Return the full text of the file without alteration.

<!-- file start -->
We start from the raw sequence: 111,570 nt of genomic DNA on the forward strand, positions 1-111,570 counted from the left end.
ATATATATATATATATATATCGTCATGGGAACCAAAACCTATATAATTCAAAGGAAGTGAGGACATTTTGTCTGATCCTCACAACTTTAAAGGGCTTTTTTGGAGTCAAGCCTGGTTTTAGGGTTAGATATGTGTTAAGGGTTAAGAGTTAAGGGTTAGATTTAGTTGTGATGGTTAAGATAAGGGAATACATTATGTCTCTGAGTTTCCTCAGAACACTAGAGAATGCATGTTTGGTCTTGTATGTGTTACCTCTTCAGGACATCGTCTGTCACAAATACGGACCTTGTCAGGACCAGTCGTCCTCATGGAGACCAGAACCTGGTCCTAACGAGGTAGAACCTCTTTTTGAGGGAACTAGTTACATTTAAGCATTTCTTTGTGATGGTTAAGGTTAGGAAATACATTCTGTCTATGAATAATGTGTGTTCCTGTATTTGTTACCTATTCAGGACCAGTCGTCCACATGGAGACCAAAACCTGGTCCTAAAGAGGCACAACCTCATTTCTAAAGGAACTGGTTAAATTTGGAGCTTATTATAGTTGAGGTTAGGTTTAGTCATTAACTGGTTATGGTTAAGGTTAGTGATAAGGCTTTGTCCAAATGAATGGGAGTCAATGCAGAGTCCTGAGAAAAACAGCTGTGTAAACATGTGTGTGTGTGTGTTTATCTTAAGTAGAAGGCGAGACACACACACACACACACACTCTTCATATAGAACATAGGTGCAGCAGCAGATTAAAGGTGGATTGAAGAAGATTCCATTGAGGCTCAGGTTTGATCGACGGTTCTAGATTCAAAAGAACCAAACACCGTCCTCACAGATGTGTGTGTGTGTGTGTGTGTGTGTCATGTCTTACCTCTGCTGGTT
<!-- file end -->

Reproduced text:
We start from the raw sequence: 111,570 nt of genomic DNA on the forward strand, positions 1-111,570 counted from the left end.
ATATATATATATATATATATCGTCATGGGAACCAAAACCTATATAATTCAAAGGAAGTGAGGACATTTTGTCTGATCCTCACAACTTTAAAGGGCTTTTTTGGAGTCAAGCCTGGTTTTAGGGTTAGATATGTGTTAAGGGTTAAGAGTTAAGGGTTAGATTTAGTTGTGATGGTTAAGATAAGGGAATACATTATGTCTCTGAGTTTCCTCAGAACACTAGAGAATGCATGTTTGGTCTTGTATGTGTTACCTCTTCAGGACATCGTCTGTCACAAATACGGACCTTGTCAGGACCAGTCGTCCTCATGGAGACCAGAACCTGGTCCTAACGAGGTAGAACCTCTTTTTGAGGGAACTAGTTACATTTAAGCATTTCTTTGTGATGGTTAAGGTTAGGAAATACATTCTGTCTATGAATAATGTGTGTTCCTGTATTTGTTACCTATTCAGGACCAGTCGTCCACATGGAGACCAAAACCTGGTCCTAAAGAGGCACAACCTCATTTCTAAAGGAACTGGTTAAATTTGGAGCTTATTATAGTTGAGGTTAGGTTTAGTCATTAACTGGTTATGGTTAAGGTTAGTGATAAGGCTTTGTCCAAATGAATGGGAGTCAATGCAGAGTCCTGAGAAAAACAGCTGTGTAAACATGTGTGTGTGTGTGTTTATCTTAAGTAGAAGGCGAGACACACACACACACACACACTCTTCATATAGAACATAGGTGCAGCAGCAGATTAAAGGTGGATTGAAGAAGATTCCATTGAGGCTCAGGTTTGATCGACGGTTCTAGATTCAAAAGAACCAAACACCGTCCTCACAGATGTGTGTGTGTGTGTGTGTGTGTGTCATGTCTTACCTCTGCTGGTT